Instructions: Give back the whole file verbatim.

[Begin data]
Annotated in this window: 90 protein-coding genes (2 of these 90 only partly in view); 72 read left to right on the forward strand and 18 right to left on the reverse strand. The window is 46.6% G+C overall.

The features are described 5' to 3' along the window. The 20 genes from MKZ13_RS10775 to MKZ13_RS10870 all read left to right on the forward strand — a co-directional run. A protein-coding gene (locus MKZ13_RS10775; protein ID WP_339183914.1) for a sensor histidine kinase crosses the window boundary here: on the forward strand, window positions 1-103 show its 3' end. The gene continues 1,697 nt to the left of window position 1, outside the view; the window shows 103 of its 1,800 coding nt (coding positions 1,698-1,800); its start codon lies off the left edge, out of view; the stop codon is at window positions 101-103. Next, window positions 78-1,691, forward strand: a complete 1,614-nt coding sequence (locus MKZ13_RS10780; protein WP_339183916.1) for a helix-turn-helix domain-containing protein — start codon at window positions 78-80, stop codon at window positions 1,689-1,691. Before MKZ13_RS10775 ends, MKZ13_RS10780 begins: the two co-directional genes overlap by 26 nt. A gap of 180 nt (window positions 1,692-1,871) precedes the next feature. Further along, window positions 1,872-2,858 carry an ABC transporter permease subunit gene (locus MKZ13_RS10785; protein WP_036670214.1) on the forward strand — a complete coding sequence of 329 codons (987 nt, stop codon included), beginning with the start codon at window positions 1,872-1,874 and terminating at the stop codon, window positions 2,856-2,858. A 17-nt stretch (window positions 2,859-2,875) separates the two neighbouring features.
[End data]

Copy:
Annotated in this window: 90 protein-coding genes (2 of these 90 only partly in view); 72 read left to right on the forward strand and 18 right to left on the reverse strand. The window is 46.6% G+C overall.

The features are described 5' to 3' along the window. The 20 genes from MKZ13_RS10775 to MKZ13_RS10870 all read left to right on the forward strand — a co-directional run. A protein-coding gene (locus MKZ13_RS10775; protein ID WP_339183914.1) for a sensor histidine kinase crosses the window boundary here: on the forward strand, window positions 1-103 show its 3' end. The gene continues 1,697 nt to the left of window position 1, outside the view; the window shows 103 of its 1,800 coding nt (coding positions 1,698-1,800); its start codon lies off the left edge, out of view; the stop codon is at window positions 101-103. Next, window positions 78-1,691, forward strand: a complete 1,614-nt coding sequence (locus MKZ13_RS10780; protein WP_339183916.1) for a helix-turn-helix domain-containing protein — start codon at window positions 78-80, stop codon at window positions 1,689-1,691. Before MKZ13_RS10775 ends, MKZ13_RS10780 begins: the two co-directional genes overlap by 26 nt. A gap of 180 nt (window positions 1,692-1,871) precedes the next feature. Further along, window positions 1,872-2,858 carry an ABC transporter permease subunit gene (locus MKZ13_RS10785; protein WP_036670214.1) on the forward strand — a complete coding sequence of 329 codons (987 nt, stop codon included), beginning with the start codon at window positions 1,872-1,874 and terminating at the stop codon, window positions 2,856-2,858. A 17-nt stretch (window positions 2,859-2,875) separates the two neighbouring features.